Latinos More at Risk of Traffic Injuries

Are Latinos More at Risk of Traffic Injuries/Fatalities? Research shows Latinos Face Transportation Inequities.

According to the Robert Wood Johnson Foundation, there is a link between where you live and how healthy you are. Based on this statement, you might consider factors like housing, access to fresh foods, and a healthy water supply. One of the factors that you might not consider relevant to a healthy community is transportation.

Research shows that Latino communities in the United States face transportation inequities that impact health and safety. Such inequities include:

· Unsafe streets

· Unsafe or unstable biking and walking environments

· Lack of access to public transportation

· Lack of access to affordable and reliable transportation alternatives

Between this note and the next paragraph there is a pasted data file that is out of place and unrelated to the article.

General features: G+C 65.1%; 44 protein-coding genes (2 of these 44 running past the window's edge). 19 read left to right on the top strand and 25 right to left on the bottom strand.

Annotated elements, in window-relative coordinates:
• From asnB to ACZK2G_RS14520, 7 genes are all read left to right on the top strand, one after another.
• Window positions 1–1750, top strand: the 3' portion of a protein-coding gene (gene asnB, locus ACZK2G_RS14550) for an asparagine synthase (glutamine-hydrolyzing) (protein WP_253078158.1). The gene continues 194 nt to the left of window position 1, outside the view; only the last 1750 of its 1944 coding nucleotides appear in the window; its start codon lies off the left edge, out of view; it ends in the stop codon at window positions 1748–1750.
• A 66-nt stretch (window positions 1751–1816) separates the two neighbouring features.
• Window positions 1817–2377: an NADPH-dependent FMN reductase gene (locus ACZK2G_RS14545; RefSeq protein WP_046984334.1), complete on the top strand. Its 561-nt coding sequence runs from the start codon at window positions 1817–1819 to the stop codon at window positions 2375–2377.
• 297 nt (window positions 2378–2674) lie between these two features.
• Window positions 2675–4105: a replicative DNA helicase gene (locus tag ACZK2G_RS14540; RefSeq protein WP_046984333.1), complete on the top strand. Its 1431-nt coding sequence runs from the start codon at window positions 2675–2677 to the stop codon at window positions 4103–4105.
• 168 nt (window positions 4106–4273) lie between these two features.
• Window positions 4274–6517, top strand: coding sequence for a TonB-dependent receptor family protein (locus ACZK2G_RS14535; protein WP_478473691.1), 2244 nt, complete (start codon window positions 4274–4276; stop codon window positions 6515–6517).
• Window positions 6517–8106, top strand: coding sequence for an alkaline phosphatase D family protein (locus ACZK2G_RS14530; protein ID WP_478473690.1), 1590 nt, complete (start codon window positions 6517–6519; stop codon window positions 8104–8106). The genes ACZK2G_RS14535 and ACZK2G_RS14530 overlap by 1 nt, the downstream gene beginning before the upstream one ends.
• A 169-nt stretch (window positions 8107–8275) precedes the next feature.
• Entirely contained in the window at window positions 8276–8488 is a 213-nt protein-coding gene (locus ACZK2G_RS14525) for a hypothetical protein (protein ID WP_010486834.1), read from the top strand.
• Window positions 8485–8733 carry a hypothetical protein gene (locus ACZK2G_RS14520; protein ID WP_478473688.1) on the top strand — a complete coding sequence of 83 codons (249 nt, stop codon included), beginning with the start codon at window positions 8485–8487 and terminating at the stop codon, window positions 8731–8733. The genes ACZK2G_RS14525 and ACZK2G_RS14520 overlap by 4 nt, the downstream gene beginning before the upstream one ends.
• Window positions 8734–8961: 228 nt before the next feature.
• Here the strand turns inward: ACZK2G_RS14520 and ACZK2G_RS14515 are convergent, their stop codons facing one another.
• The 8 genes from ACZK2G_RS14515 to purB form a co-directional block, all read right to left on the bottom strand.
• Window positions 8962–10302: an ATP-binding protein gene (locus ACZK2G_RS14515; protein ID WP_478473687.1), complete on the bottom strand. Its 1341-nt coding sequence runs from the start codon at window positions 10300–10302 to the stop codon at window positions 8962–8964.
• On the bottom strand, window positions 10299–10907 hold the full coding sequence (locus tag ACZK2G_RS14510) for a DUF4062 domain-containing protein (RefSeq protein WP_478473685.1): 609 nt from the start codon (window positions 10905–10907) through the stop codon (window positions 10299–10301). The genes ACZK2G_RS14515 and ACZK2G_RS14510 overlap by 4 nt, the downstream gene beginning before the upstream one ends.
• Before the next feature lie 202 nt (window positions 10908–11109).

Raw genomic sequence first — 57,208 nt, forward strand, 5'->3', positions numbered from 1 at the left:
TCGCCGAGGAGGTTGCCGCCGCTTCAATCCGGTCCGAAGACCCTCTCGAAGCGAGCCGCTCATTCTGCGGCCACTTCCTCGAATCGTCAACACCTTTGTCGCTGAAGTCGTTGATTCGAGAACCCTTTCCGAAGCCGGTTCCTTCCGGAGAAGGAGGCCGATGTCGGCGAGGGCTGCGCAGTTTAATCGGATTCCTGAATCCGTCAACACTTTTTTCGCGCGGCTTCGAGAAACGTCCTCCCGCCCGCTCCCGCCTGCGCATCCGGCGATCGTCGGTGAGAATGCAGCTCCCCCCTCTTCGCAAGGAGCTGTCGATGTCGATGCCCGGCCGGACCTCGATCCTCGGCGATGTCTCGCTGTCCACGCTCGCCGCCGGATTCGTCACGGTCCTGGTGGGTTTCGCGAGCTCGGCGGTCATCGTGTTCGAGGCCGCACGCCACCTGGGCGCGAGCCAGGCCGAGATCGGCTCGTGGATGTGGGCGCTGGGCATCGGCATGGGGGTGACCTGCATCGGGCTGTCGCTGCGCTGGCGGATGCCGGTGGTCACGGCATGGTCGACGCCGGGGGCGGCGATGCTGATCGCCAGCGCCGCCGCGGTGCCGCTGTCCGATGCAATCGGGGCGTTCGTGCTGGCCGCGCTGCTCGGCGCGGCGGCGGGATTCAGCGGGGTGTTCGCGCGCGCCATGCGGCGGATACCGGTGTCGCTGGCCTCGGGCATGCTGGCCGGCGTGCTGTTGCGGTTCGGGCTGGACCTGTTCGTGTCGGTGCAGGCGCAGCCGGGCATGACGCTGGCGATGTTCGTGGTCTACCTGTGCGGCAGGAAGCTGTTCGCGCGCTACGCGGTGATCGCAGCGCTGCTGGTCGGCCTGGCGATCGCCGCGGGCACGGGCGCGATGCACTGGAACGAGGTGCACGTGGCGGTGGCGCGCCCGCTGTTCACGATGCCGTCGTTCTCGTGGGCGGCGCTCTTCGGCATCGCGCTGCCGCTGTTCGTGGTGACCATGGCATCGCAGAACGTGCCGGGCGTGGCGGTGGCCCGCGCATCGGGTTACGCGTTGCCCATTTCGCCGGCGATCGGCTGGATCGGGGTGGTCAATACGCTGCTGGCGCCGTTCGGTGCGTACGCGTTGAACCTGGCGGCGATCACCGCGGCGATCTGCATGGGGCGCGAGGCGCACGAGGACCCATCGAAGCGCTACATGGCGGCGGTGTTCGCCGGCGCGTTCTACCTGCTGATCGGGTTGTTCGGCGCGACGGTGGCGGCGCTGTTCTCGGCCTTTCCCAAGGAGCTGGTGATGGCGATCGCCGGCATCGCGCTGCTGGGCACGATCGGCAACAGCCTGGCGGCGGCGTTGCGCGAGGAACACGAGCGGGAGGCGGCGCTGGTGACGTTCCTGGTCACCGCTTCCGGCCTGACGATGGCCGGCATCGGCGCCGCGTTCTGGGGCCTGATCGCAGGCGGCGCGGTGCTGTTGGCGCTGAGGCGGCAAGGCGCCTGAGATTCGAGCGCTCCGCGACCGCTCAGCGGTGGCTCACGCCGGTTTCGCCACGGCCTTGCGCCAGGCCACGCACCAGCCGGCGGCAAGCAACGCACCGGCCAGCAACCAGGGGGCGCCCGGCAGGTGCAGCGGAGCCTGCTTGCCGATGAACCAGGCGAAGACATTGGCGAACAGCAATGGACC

These inequities put Latino communities at risk. They limit access to shopping, healthcare, parks, greenspace, and schools. They also increase the risk of traffic accidents and related injuries and fatalities.

Are Latinos More at Risk of Traffic Accidents?

In recent years, studies have examined the increase in traffic accidents and fatalities among Latinos. Research suggests that auto accidents are the leading cause of death among Latinos 1-34 years old. Research also shows that Latino children are less likely to be properly secured in seatbelts, which increases the risk of injury or death.

In states like Texas and California, traffic accident rates among Latinos are incredibly high compared to other states. However, as the Latino population continues to increase nationwide, there is concern about how accident rates will continue to rise in other states as well. Currently, Latinos make up 13 percent of the population. By 2050, that number is expected to reach 24 percent.

With this in mind, many states are working toward improving safety and transportation issues in Latino communities. Initiatives are aimed at improving access to public transportation, increasing seat belt use among children, and solving any inequity.